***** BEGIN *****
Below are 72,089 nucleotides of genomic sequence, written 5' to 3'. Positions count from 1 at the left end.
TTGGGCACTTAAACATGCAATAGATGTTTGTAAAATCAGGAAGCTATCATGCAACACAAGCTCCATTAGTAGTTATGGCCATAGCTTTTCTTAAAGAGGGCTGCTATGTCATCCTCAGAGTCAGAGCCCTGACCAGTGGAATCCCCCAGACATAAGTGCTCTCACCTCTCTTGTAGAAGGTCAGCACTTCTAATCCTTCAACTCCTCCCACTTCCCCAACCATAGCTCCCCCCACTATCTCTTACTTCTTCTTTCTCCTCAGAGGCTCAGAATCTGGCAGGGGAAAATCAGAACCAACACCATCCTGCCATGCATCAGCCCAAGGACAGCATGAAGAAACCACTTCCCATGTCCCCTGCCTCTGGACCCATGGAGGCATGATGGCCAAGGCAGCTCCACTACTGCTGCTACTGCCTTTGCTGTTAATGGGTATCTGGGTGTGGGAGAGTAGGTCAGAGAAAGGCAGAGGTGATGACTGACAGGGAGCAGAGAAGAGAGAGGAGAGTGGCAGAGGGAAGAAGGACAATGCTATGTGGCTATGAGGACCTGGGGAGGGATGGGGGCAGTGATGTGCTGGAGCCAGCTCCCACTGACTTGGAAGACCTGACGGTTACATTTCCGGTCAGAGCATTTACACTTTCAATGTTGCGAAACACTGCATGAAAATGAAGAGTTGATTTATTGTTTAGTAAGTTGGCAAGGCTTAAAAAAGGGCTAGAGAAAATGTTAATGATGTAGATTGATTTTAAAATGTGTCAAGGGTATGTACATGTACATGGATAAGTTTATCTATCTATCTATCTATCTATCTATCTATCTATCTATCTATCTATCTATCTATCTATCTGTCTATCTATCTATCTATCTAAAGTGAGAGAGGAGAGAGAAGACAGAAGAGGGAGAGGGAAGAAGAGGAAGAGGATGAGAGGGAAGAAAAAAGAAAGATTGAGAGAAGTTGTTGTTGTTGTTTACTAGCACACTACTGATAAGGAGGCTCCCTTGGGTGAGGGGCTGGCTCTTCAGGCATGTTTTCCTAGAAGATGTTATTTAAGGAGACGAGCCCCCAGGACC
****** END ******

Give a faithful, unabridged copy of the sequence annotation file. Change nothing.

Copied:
Below are 72,089 nucleotides of genomic sequence, written 5' to 3'. Positions count from 1 at the left end.
TTGGGCACTTAAACATGCAATAGATGTTTGTAAAATCAGGAAGCTATCATGCAACACAAGCTCCATTAGTAGTTATGGCCATAGCTTTTCTTAAAGAGGGCTGCTATGTCATCCTCAGAGTCAGAGCCCTGACCAGTGGAATCCCCCAGACATAAGTGCTCTCACCTCTCTTGTAGAAGGTCAGCACTTCTAATCCTTCAACTCCTCCCACTTCCCCAACCATAGCTCCCCCCACTATCTCTTACTTCTTCTTTCTCCTCAGAGGCTCAGAATCTGGCAGGGGAAAATCAGAACCAACACCATCCTGCCATGCATCAGCCCAAGGACAGCATGAAGAAACCACTTCCCATGTCCCCTGCCTCTGGACCCATGGAGGCATGATGGCCAAGGCAGCTCCACTACTGCTGCTACTGCCTTTGCTGTTAATGGGTATCTGGGTGTGGGAGAGTAGGTCAGAGAAAGGCAGAGGTGATGACTGACAGGGAGCAGAGAAGAGAGAGGAGAGTGGCAGAGGGAAGAAGGACAATGCTATGTGGCTATGAGGACCTGGGGAGGGATGGGGGCAGTGATGTGCTGGAGCCAGCTCCCACTGACTTGGAAGACCTGACGGTTACATTTCCGGTCAGAGCATTTACACTTTCAATGTTGCGAAACACTGCATGAAAATGAAGAGTTGATTTATTGTTTAGTAAGTTGGCAAGGCTTAAAAAAGGGCTAGAGAAAATGTTAATGATGTAGATTGATTTTAAAATGTGTCAAGGGTATGTACATGTACATGGATAAGTTTATCTATCTATCTATCTATCTATCTATCTATCTATCTATCTATCTATCTATCTATCTATCTGTCTATCTATCTATCTATCTAAAGTGAGAGAGGAGAGAGAAGACAGAAGAGGGAGAGGGAAGAAGAGGAAGAGGATGAGAGGGAAGAAAAAAGAAAGATTGAGAGAAGTTGTTGTTGTTGTTTACTAGCACACTACTGATAAGGAGGCTCCCTTGGGTGAGGGGCTGGCTCTTCAGGCATGTTTTCCTAGAAGATGTTATTTAAGGAGACGAGCCCCCAGGACC